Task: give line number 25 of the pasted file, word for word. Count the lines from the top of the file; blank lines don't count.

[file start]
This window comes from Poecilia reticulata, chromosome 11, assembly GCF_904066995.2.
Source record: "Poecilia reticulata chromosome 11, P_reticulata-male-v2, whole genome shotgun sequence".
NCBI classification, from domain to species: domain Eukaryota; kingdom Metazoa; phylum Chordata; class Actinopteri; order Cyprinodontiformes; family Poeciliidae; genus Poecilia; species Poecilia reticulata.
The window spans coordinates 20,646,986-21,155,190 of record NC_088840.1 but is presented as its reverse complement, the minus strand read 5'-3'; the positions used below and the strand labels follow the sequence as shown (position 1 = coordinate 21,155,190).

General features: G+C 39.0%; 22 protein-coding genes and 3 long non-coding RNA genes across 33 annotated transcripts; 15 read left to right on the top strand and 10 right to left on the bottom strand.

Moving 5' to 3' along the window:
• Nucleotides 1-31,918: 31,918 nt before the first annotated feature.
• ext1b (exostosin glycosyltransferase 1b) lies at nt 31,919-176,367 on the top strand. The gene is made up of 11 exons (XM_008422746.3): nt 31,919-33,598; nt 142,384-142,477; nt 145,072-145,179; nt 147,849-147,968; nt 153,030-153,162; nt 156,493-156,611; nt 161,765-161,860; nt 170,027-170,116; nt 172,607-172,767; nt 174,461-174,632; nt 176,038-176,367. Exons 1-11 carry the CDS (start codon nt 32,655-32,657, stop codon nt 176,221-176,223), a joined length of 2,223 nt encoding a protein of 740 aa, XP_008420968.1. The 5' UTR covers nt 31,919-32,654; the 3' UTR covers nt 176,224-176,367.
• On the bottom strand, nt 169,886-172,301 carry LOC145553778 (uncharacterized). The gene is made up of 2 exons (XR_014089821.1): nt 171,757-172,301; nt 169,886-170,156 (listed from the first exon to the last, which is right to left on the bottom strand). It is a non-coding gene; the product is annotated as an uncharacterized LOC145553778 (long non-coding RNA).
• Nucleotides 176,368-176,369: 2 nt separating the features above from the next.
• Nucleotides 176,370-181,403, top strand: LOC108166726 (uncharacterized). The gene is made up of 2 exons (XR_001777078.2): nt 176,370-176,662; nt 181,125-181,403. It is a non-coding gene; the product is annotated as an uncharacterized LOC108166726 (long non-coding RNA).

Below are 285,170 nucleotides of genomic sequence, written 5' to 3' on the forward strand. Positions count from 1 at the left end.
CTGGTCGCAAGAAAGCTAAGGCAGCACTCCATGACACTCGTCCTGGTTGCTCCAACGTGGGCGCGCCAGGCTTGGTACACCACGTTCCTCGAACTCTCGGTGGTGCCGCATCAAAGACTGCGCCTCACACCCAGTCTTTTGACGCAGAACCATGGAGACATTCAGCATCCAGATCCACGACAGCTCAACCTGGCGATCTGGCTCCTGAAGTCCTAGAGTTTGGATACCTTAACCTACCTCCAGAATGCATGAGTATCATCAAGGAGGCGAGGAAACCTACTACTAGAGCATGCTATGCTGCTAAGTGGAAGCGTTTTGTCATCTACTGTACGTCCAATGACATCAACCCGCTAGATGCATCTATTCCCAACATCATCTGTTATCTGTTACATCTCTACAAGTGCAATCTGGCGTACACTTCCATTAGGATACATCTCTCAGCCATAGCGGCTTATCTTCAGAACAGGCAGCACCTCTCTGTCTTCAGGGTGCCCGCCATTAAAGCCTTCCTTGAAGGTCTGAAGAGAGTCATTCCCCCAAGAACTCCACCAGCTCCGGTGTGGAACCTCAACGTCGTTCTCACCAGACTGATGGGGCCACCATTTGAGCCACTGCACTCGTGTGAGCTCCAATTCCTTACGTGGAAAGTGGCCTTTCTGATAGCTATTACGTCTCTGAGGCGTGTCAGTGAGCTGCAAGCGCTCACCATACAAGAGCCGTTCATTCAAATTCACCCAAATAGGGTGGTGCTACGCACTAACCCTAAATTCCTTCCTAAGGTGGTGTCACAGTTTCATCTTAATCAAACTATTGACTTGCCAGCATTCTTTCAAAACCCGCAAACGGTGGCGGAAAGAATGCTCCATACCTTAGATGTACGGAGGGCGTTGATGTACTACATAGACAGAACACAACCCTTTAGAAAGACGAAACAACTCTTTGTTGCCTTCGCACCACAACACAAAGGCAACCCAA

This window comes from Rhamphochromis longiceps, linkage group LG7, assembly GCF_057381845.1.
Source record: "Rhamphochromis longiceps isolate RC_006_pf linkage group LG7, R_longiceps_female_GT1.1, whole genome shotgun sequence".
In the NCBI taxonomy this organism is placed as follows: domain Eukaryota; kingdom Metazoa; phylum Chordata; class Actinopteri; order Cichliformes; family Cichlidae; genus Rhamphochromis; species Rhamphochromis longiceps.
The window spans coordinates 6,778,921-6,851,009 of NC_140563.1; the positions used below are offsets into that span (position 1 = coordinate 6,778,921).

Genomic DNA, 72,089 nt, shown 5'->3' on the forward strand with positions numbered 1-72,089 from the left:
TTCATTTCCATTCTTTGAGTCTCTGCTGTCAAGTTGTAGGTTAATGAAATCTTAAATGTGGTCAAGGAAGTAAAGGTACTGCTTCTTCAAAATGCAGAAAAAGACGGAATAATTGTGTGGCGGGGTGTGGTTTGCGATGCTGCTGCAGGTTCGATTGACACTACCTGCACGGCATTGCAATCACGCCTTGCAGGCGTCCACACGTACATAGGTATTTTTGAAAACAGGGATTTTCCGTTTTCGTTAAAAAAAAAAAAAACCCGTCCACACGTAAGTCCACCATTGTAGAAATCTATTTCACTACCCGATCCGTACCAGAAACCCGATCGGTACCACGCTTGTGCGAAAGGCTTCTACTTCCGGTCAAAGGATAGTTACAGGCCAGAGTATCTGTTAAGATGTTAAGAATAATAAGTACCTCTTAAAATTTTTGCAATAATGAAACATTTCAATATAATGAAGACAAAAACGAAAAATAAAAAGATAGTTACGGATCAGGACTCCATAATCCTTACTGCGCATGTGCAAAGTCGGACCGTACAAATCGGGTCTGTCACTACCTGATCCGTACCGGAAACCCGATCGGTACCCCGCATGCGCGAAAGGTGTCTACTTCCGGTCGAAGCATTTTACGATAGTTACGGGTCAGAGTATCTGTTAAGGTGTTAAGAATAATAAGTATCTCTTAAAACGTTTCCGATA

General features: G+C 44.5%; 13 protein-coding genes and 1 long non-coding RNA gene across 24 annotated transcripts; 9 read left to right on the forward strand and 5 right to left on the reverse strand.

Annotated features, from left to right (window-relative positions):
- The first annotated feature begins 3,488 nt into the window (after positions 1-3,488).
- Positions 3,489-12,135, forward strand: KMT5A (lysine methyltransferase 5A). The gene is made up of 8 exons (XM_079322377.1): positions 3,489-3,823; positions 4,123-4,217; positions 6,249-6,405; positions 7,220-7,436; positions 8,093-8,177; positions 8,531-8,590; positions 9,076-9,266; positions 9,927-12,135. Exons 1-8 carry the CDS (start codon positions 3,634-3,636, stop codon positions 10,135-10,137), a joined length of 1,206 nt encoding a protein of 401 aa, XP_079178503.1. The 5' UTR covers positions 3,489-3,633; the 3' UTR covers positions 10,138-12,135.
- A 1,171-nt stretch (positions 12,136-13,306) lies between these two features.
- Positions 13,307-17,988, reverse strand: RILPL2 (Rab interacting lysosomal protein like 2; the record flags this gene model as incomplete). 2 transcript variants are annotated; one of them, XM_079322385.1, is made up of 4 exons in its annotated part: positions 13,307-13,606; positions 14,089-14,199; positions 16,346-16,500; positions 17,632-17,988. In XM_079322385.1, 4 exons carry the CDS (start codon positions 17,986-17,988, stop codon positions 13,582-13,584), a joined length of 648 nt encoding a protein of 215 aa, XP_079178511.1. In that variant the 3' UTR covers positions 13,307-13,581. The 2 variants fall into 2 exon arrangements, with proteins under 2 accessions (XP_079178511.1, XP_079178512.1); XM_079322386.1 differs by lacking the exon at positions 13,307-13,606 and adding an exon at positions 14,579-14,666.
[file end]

- Positions 13,307-17,988, reverse strand: RILPL2 (Rab interacting lysosomal protein like 2; the record flags this gene model as incomplete). 2 transcript variants are annotated; one of them, XM_079322385.1, is made up of 4 exons in its annotated part: positions 13,307-13,606; positions 14,089-14,199; positions 16,346-16,500; positions 17,632-17,988. In XM_079322385.1, 4 exons carry the CDS (start codon positions 17,986-17,988, stop codon positions 13,582-13,584), a joined length of 648 nt encoding a protein of 215 aa, XP_079178511.1. In that variant the 3' UTR covers positions 13,307-13,581. The 2 variants fall into 2 exon arrangements, with proteins under 2 accessions (XP_079178511.1, XP_079178512.1); XM_079322386.1 differs by lacking the exon at positions 13,307-13,606 and adding an exon at positions 14,579-14,666.